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Arabs want peace, argues newly-released book

At a time when Palestinian-Israeli negotiations seem to be again hitting another impasse there comes a new book that re-tells the many details of the long and still unfolding saga of the Arab-Israeli talks for peace.

Dina Ezzat, Sunday 28 Nov 2010
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At a time when Palestinian-Israeli negotiations seem to be  hitting another impasse this is a new book that re-tells the many details of the long and still unfolding saga of Arab-Israeli talks for peace. 

"Arabs and Peace – between war and diplomacy: 1977-2010"  is the latest book from Denise Ammoum, a Franco-Lebanese writer and reporter who has for decades followed the trail of the Arab-Israeli story and who is daring to confirm an account unlike many western voices. 

"Arabs pursue peace; this is a statement that might not be very popular in the western perception of the situation in the Middle East," said Ammoum on Thursday evening as she gave a presentation ahead of a signing of her new book at the French Cultural Centre (FCC) in Mounira. 

In the 305-page book that was released this autumn and is now available in Cairo, Ammoun tells the story from beginning to end. She starts with the social riots that hit Egypt in 1977 and as she claims, prompted a move by Sadat to search for an end to the Egyptian wars with Israel. She ends with the operation ‘Cast Lead’ when Israel bombarded Gaza. A postscript is offered by the arrival of Barack Obama, the US president whose commitment to bringing peace to the Middle East is clearly emphasised by Ammoun. 

"Obama is an honest man whose intentions are to bring peace… and for once we have an American president who does not owe his election to the Jewish vote," Ammoun told the FCC audience. But she added hastily that the influence of the Jewish lobby should not be undermined at any event.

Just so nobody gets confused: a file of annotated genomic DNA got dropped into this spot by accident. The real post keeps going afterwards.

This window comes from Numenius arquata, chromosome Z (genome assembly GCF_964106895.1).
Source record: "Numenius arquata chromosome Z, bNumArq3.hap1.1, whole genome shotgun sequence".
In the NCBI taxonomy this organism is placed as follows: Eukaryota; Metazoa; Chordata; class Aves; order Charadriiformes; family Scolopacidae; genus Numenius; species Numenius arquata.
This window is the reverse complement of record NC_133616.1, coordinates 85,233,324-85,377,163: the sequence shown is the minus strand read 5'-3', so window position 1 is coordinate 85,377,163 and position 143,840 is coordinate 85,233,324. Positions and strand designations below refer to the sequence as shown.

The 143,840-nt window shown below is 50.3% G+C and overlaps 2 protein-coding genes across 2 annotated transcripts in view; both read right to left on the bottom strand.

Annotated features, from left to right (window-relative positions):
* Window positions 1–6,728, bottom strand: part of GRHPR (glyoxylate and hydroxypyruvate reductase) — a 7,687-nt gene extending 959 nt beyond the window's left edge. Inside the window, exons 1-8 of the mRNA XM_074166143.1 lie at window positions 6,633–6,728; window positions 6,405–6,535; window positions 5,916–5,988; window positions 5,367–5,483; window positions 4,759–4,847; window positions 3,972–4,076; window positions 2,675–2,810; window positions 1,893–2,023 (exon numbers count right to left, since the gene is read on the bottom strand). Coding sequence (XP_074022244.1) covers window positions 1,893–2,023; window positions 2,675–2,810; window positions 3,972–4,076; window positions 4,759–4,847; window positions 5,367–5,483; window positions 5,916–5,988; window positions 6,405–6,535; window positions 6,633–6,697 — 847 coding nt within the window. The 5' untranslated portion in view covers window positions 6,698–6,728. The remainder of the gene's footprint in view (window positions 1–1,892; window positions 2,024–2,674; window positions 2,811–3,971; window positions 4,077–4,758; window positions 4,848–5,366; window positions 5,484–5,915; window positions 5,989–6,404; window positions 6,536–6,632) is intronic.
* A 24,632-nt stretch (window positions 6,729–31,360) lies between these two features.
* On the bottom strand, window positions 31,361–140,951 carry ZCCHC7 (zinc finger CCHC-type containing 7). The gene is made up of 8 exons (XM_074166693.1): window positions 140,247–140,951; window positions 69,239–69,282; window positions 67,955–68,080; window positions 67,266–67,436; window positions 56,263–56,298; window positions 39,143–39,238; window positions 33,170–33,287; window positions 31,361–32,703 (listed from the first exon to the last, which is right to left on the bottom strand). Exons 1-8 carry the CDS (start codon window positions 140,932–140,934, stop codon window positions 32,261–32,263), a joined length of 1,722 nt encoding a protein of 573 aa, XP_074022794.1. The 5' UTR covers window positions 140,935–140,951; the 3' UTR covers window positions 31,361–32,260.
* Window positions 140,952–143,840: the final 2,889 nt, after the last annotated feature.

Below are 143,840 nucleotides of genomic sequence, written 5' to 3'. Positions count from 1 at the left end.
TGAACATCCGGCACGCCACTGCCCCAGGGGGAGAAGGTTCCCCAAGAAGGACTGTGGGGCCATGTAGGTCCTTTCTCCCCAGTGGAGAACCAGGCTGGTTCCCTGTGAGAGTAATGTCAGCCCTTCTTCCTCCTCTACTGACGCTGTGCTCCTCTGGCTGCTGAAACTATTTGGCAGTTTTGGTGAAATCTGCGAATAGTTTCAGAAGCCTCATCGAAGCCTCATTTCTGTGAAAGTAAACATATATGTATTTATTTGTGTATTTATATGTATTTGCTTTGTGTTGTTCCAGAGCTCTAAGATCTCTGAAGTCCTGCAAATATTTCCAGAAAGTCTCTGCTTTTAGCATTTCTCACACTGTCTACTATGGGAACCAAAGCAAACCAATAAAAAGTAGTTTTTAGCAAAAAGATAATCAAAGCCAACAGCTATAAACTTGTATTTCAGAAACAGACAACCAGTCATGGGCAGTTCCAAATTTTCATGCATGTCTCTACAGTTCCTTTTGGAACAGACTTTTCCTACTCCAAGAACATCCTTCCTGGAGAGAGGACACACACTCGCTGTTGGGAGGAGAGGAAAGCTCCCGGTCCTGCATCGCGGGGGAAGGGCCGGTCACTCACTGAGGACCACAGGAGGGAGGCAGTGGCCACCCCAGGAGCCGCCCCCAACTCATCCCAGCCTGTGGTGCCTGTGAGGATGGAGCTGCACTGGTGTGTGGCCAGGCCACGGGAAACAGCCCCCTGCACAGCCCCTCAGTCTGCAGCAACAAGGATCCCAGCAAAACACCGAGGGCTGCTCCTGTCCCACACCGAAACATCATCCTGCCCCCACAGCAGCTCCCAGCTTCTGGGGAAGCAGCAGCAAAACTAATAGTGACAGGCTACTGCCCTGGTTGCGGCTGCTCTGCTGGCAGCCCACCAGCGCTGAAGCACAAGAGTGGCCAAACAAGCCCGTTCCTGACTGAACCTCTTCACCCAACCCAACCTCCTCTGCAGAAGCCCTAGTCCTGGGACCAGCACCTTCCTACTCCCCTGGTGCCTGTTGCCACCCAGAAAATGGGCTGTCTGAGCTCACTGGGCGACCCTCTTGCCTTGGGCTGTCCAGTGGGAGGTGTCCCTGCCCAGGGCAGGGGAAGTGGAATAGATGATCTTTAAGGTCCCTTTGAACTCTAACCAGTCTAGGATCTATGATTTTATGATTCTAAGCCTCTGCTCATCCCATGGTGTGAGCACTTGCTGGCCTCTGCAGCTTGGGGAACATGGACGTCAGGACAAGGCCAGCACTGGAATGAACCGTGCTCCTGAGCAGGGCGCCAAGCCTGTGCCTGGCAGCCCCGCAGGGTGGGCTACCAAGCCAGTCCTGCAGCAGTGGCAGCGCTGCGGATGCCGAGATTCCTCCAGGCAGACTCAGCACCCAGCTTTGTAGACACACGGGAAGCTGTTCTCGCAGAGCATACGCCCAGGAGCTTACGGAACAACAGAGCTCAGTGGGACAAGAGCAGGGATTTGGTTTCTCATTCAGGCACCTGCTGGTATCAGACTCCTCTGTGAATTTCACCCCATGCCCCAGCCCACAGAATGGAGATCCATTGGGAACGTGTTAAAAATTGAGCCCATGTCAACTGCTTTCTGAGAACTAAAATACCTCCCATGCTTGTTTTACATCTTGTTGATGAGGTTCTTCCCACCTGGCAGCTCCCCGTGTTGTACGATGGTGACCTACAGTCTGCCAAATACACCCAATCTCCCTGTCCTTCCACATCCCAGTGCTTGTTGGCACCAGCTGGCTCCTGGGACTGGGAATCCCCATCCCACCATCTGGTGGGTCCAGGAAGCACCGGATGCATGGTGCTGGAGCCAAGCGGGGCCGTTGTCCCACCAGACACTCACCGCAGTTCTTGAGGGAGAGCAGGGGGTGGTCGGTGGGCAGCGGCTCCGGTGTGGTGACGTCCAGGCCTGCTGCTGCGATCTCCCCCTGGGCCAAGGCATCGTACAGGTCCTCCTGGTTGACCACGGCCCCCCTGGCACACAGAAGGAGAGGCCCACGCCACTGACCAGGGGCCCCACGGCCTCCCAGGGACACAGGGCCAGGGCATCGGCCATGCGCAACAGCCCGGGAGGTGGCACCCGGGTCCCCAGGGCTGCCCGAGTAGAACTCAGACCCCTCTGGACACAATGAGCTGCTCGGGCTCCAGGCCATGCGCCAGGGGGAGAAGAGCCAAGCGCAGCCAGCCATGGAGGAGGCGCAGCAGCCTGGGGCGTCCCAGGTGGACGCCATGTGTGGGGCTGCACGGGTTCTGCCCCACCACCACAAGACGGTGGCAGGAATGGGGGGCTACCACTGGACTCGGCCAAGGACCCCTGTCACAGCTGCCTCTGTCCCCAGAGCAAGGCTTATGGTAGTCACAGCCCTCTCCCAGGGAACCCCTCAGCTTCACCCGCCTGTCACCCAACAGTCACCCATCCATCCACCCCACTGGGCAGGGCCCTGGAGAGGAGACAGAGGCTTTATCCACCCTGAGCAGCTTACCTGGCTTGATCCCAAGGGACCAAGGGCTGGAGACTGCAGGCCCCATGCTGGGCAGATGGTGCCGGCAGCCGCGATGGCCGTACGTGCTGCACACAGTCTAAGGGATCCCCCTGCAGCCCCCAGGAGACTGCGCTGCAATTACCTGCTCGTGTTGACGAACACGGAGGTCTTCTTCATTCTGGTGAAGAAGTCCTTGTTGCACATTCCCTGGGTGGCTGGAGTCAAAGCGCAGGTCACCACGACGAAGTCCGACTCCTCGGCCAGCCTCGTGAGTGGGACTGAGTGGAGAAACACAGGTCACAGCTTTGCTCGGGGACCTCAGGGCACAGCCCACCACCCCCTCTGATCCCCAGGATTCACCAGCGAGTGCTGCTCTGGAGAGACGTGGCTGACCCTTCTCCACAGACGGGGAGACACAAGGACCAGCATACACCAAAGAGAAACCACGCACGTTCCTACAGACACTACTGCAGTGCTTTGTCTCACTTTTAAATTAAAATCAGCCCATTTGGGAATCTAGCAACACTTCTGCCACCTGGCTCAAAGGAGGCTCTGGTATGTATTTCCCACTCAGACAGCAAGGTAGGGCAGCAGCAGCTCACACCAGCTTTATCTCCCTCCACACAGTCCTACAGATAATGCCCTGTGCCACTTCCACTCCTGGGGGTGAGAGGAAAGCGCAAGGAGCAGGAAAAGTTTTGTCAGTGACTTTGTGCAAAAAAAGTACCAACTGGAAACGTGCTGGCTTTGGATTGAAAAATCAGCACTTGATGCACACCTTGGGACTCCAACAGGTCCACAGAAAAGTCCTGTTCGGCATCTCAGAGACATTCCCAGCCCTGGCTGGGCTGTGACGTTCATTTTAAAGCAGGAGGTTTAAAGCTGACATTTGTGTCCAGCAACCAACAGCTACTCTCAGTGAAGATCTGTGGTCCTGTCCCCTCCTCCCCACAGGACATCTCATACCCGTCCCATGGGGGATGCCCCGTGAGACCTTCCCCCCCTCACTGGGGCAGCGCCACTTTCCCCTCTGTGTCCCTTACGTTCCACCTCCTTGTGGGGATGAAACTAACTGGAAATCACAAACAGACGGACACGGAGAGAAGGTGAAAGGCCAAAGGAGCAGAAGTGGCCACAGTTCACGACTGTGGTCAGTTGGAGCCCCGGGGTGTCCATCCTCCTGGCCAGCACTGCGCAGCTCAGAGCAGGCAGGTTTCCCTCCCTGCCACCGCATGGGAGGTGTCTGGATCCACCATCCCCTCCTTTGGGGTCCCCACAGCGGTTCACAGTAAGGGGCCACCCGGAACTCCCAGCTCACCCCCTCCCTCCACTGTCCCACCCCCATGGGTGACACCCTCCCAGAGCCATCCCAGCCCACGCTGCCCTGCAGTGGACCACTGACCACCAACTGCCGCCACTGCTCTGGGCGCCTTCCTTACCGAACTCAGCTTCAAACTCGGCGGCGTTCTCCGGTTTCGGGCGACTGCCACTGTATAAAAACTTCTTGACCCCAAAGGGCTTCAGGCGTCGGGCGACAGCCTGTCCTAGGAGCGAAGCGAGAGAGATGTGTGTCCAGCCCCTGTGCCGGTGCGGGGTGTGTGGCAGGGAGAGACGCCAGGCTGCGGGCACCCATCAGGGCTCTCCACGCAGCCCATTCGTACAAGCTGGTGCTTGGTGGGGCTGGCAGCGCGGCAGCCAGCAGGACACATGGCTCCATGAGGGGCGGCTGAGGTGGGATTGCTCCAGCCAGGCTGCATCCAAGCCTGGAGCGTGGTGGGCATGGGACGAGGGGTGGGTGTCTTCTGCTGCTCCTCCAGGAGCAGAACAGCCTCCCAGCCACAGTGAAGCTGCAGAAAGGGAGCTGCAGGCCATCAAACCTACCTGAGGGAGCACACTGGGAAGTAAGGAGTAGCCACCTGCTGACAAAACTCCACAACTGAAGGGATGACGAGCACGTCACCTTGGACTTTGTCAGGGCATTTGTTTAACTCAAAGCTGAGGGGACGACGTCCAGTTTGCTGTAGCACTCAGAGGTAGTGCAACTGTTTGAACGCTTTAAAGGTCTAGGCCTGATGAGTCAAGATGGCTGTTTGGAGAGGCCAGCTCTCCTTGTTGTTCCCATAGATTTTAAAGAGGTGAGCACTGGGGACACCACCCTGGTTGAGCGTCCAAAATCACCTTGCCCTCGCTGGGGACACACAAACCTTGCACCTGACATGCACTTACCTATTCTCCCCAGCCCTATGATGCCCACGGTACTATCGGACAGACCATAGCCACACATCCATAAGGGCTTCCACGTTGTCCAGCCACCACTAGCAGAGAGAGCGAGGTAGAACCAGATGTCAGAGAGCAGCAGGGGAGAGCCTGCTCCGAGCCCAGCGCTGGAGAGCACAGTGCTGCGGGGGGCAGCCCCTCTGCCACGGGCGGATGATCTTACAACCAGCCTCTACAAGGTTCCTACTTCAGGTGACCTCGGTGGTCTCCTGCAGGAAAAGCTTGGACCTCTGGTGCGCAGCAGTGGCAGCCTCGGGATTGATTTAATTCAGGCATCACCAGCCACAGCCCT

In "Arabs and Peace" Ammoun conveys to the reader how the pro-Israel influence is exercised over the US decision-makers from the start of the Egyptian-Israeli peace talks in the 1970s to date. 

Ammoun's book reflects on other unchanging factors of the peace process in the Middle East: the wish of Arab leaders to put the blame of the failed peace talks on Israel and to avoid the scorn of Washington; the ability of Israel to negotiate tough peace deals and to simultaneously expand the construction of Israeli settlements on occupied Palestinian territories; the Israeli poise in the face of the US anger over broken promises; and the openness of Arab leaders towards Israel and to peace proposals and loose assurances from the US – not to mention the ability of Arab leaders to keep appealling for peace in the Middle East. 

In her lecture at the FCC Ammoun asserted that Sadat’s visit to Jerusalem in the autumn of 1977 and the Arab Peace Initiative adopted by the Beirut Summit in 2002 are two major contributions for peace-making in the Middle East – were never fully taken advantage of by Israel. 

The reader of "Arabs and Peace" cannot but notice the obvious pattern of consecutive Israeli governments that thought making peace is possible while denying Palestinians their legitimate rights. As such it becomes clear for anyone who is not quite familiar with the history of the Arab-Israeli peace process that it is an exercise in going round in circles: Israel speaks of land-for-peace  but declines to return land occupied by military force and to obtain the benefits of peace, especially normalisation and trade. 

Ammoun's new book does not reveal many secrets from the corridors of the peace process but it certainly brings the facts together to reveal the unsaid: beyond the Egyptian-Israeli peace deal, the Arabs' eagerness to make peace on the basis of international legitimacy has been met for the most part by Israeli diplomatic manoeuvres and aggressive military action. 

But the book, as its author insists, should not be taken as a pretext for despair. "We should not lose hope," Ammoun insists. "Despair leads nowhere… and after all Israel will have to understand that it cannot live for much longer on its military power (alone) and that it cannot be (forever) in a continuous state of war". 

Ammoun says it will just take the courage of more statesmen like Sadat and former Israeli prime minister Yitzhak Rabin who  both "paid with their lives for the search for peace in the Middle East". When? Neither the book nor the author seems to have an answer.  

"Arabs and Peace" is printed by Fayard and is Ammoun's second book after her two-volume "Contemporary History of Lebanon". 

Ammoun was born in Cairo, where she attended school before she went to university in Lebanon and then to France.

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